How to Break Through Outer Shell Conversation and Talk About Things that Matter

By Ethan Maurice | June 7, 2017

While backpacking New Zealand earlier this year, I met a constant stream of new people. More than daily, I had those get-to-know-each-other conversations where topics of discussion circled around where you're from, what you do, how long you've been in the country, and other acquainting question-and-answer dialog.

These get-to-know-each-other conversations are vital in understanding another human being. However, after a few weeks, a hunger for more meaningful conversation grew within me.

I began to see this basic, everyday conversation as outer shell conversation that masked the inner shell conversation of things deeper and more representative of who we are that we could be having.

Graphically illustrated, I saw it like this:

Of course, outer shell conversation gives us a vital, basic understanding of each other, but we must also admit it's a protective layer. It lets us converse without investing ourselves in serious discussion with someone else. A convenient test of the water with an acquaintance, should we not want to go further into a conversation or reveal who we are, outer shell conversation is safe and easy to escape. Additionally, this superficial layer allows us to communicate without conflict—a social lubricant that allows for easy conversation with anyone, even those with fiercely opposing beliefs and ideas than we hold (as outer shell conversation doesn't include such things).

However, outer shell conversation becomes trite and boring and lacks the best that the remarkable human ability of verbal communication has to offer. Deeper, inner shell conversation about the beliefs, feelings, and motivations that are the core from which the external aspects of our lives grow make for fascinating and worthwhile discussion.

Once I met someone and took a general liking of them in our outer shell conversation, I was never quite sure about how to break through into discussion of what lies within the shell. How does one go from swapping the favorite places you've been thus far in New Zealand to revealing the motivations that underlie their actions in life?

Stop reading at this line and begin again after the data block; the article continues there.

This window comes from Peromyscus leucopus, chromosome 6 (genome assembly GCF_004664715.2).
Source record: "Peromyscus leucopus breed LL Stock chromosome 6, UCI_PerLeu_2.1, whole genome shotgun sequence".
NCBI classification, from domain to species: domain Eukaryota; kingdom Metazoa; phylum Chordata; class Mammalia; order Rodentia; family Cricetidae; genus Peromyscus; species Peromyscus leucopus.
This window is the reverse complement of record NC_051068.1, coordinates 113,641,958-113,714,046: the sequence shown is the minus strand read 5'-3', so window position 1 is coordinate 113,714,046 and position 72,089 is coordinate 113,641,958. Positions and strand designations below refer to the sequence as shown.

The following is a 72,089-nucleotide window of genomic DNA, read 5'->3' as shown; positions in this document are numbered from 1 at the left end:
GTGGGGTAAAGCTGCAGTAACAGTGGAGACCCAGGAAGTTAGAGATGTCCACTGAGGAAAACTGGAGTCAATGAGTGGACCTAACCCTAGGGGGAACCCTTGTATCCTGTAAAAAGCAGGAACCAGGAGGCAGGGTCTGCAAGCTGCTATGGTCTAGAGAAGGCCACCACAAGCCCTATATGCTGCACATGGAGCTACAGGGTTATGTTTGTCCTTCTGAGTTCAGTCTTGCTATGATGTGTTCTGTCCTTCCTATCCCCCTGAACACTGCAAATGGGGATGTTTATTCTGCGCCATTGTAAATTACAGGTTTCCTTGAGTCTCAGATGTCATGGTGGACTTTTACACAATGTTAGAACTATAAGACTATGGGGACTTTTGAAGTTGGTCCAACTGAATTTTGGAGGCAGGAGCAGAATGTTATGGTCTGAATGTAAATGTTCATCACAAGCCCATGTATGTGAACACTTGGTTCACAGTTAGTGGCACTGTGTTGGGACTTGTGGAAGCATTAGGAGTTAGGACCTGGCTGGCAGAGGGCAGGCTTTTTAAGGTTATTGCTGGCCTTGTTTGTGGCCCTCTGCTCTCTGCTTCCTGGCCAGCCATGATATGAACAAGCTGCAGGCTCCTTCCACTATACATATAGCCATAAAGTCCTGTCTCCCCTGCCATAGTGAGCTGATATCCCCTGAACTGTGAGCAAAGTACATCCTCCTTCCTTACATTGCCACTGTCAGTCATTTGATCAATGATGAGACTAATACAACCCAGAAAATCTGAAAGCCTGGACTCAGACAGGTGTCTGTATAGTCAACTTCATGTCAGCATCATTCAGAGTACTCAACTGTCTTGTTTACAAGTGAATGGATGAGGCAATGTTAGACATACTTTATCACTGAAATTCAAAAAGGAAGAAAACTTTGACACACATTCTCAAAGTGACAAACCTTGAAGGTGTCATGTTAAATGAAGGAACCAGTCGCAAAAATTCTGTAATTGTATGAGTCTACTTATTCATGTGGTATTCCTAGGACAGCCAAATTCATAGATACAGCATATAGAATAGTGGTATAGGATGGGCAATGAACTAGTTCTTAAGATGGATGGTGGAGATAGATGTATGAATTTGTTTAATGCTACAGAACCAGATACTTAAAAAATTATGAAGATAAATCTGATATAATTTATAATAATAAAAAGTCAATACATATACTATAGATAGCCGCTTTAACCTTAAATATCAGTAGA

A tricky conversational puzzle to solve, I developed two ways to break through into inner-shell conversation:

1. Common ground.

It was often the discovery of a mutual interest in outer shell conversation where we broke through into inner shell discussion. Subjects ranging from books, to difficulty approaching girls in a bar, to singular events that changed the course of our lives served as common ground used to break through into some of the best conversations I had in New Zealand.

Once we found common ground, I would explain some inner shell aspect of that common ground in my own life and ask them about it in theirs. For instance, if books were our shared interest, I'd talk about why I read and then ask why they read, branching us into a revealing, inner shell discussion of the whys that drive our actions in life.

2. Deliberate, inner shell questions.

Sometimes I would deliberately pose an inner shell question—an attempted shortcut to break through our outer shell conversation. I'd preface such a question with something like: “So, I only pose such questions to people I genuinely enjoy...” (which is absolutely true; I've had varying results asking such questions to a wider range of individuals). Then, depending on the person and the conversation we've been having, I'd ask, “What are you most excited about in life and why?” or “What's the one thing you worry about most?” or “What brings the most meaning to your life?” To give an example and them time to think, I usually answer first myself and then repose the question at the end of my answer.

*If you're interested in such direct, inner shell questions here's a useful list of 36 questions that can help jump-start inner shell conversation.

What's vital to note here is that the key ingredient in breaking through outer shell conversation is trust. Trust that in opening our soft, inner shells of motivations, hopes, and feelings, they won't be ignored, perceived as the ramblings of an idiot, or heartlessly crapped upon.

Without a degree of trust in someone, most people are not comfortable exposing the intimate, inner workings of their lives. So first we must get to know each other a little and establish trust through outer shell conversation.

Then, you can try to break through that outer shell—the protective shield of our most intimate, inner thoughts and workings—on into the stuff that's really on our minds.

And what's so great about venturing into that inner shell conversation with another human being, besides it being fascinating and meaningful and heartwarming, is that once you've broken through that outer shell with someone, you'll never need to break through each other's outer shells again.

Because when you're having inner shell conversation, you're conversing not as acquaintances, but as old friends.

 

 

 

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